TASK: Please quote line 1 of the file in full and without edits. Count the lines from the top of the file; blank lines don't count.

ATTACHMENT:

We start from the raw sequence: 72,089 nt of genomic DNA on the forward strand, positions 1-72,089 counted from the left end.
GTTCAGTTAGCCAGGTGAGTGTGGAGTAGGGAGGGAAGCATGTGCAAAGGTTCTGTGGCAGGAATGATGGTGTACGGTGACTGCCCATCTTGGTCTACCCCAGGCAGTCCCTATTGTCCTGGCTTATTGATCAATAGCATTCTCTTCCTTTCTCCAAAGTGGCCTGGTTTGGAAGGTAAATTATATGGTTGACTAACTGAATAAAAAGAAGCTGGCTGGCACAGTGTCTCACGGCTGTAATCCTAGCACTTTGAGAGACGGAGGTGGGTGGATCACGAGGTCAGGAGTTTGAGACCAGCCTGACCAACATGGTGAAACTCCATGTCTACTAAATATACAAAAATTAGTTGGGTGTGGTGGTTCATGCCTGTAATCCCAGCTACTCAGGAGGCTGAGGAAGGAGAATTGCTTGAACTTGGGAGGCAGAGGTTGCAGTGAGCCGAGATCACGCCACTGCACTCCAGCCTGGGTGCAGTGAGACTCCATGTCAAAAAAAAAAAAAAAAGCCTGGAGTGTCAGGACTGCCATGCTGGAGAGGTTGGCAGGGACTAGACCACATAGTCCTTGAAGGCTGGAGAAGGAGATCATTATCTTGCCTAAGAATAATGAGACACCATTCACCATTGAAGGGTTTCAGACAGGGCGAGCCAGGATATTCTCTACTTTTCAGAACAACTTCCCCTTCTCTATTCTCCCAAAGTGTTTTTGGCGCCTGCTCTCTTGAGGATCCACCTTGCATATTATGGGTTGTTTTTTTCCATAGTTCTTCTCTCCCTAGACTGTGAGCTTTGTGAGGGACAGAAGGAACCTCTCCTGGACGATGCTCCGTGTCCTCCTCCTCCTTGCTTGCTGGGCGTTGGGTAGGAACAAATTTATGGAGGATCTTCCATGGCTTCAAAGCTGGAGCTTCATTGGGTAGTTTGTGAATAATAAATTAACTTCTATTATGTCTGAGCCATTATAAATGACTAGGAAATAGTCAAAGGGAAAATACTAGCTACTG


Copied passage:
We start from the raw sequence: 72,089 nt of genomic DNA on the forward strand, positions 1-72,089 counted from the left end.